Ford. Like a fair house, built upon another man's ground; so that I have lost my edifice, by mistaking the place where I erected it.

Fal. To what purpose have you unfolded this to me?

Ford. When I have told you that, I have told you all. Some say, that, though she appear honest to me, yet, in other places, she enlargeth her mirth so far, that there is shrewd construction made of her. Now, Sir John, here is the heart of my purpose: You are a gentleman of excellent breeding, admirain your place and person, generally allowed ble discourse, of great admittance, authentic for your many warlike, court-like, and learned preparations.

Fal. O, Sir!

Ford. Believe it, for you know it :--There is money; spend it, spend it; spend more; spend all I have; only give me so much of your time the honesty of this Ford's wife: use your art in exchange of it, as to lay an amiable siege to of wooing, win her to consent to you; if any man may, you may as soon as any.

Fal. Would it apply well to the vehemency of your affection, that I should win what you would enjoy? Methinks, you prescribe to yourself very preposterously.

Ford. O, understand my drift! she dwells so the folly of my soul dares not present itself; securely on the excellency of her honour, that she is too bright to be looked against. Now, could I come to her with any detection in my hand, my desires had instance and argument to

* Since.

[blocks in formation]

+ Reward.

[blocks in formation]

want none.


Fal. Want no mistress Ford, master Brook, you shall want none. I shall be with her (II may tell you,) by her own appointment; even as you came in to me, her assistant, or go-between, parted from me: I say, I shall be with her between ten and eleven; for at that time the jealous rascally knave, her husband, will be forth. Come you to me at night; you shall know how I speed.

Ford. I am blest in your acquaintance. Do you know Ford, Sir?

Fal. Hang him, poor euckoldly knave! I know him not-yet I wrong him, to call him poor; they say, the jealous wittolly knave hath masses of money; for the which his wife seems to me well-favoured. I will use her as the key of the cuckoldly rogue's coffer; and there's my harvest-home.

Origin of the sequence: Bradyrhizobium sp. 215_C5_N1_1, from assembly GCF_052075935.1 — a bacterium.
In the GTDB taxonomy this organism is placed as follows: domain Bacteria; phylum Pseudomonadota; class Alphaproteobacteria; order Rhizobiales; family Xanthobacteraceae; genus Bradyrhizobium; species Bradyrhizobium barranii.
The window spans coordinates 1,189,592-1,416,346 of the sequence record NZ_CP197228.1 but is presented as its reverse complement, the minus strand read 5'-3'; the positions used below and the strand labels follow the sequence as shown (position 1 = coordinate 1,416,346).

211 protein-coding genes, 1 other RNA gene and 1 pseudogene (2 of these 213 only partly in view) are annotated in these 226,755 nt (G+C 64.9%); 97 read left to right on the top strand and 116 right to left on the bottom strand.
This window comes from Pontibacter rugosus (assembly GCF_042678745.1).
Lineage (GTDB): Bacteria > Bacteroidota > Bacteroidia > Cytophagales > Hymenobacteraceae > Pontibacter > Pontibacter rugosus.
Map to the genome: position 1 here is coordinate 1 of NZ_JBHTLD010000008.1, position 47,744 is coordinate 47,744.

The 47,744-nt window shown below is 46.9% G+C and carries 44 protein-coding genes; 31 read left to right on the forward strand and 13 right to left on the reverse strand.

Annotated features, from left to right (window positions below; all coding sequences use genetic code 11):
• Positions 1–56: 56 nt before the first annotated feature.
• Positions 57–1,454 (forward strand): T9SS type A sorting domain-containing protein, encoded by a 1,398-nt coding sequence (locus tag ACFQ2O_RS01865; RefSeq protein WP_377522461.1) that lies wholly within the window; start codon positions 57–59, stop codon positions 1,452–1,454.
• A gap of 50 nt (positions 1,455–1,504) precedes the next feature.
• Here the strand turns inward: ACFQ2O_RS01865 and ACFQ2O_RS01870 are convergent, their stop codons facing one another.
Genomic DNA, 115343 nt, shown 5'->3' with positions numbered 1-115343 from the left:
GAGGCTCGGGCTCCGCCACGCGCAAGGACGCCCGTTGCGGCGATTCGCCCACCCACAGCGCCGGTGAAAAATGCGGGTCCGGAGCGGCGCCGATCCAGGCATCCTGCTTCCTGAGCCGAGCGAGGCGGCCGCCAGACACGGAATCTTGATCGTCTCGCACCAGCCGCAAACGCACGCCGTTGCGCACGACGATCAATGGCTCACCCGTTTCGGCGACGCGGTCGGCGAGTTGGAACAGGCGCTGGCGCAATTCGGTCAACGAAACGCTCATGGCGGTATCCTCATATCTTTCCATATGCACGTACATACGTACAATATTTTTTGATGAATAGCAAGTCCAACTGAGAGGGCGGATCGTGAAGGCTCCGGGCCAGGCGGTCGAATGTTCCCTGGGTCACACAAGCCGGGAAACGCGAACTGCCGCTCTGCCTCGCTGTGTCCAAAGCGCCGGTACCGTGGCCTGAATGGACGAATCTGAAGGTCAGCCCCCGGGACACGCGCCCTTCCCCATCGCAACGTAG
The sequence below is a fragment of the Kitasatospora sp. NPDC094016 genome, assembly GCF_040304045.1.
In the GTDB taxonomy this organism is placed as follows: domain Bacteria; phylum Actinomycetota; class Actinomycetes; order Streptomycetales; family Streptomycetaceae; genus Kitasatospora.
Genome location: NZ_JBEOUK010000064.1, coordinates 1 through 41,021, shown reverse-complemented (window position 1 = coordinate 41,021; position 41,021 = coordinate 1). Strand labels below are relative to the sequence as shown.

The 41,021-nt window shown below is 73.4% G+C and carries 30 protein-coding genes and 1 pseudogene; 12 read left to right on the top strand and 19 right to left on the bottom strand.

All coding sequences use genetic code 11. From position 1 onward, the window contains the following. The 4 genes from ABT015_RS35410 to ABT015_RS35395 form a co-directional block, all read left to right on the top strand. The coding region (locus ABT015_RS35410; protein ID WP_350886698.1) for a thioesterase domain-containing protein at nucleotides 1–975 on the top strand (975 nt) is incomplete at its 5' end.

Ford. I would you knew Ford, Sir; that you might avoid him, if you saw him.

Fal. Hang him,mechanical salt-butter rogue! I will stare him out of his wits; I will awe him with my cudgel: it shall hang like a meteor o'er the cuckold's horns: master Brook, thou shalt know, I will predominate o'er the peasant, and thou shalt lie with his wife.-Come to me soon at night :-Ford's a knave, and I will aggravate his stile; thou, master Brook, shalt know him for a knave and cuckold:-come to me soon at night.

[blocks in formation]

if he be come.

Rug. He is wise, Sir; he knew, your worship would kill him, if he came.

Caius. By gar, de herring is no dead, so as vill kill him. Take your rapier, Jack; I vill tell you how I vill kill him.

Rug. Alas, Sir I cannot fence.
Caius. Villany, take your rapier.
Rug. Forbear; here's company.
Host. 'Bless thee, bully doctor.

Shal. 'Save you, master doctor Caius.
Page. Now, good master doctor!
Slen. Give you good-morrow, Sir.
Caius. Vat be all you, one, two, tree, four,
come for?

Host. To see thee fight, to see thee foin,* to see thee traverse, to see thee here, to see thee there; to see thee pass thy punto, thy stock, thy reverse, thy distance, thy montánt.t Is he dead, my Ethiopian? is he dead, my Francisco ? ha, bully! What says my Esculapius? my Galen? my heart of elder? ha! is he dead, bully Stale? is he dead?

Caius. By gar, he is de coward Jack priest of the vorld; he is not show his face.

Host. Thou art a Castilianț king, Urinal! Hector of Greece, my boy!

Caius. I pray you, bear vitness that me have stay six or seven, two, tree hours for him, and he is no come.


Page, we have some salt of our youth in us; we are the sons of women, master Page.

Page. "Tis true, master Shallow.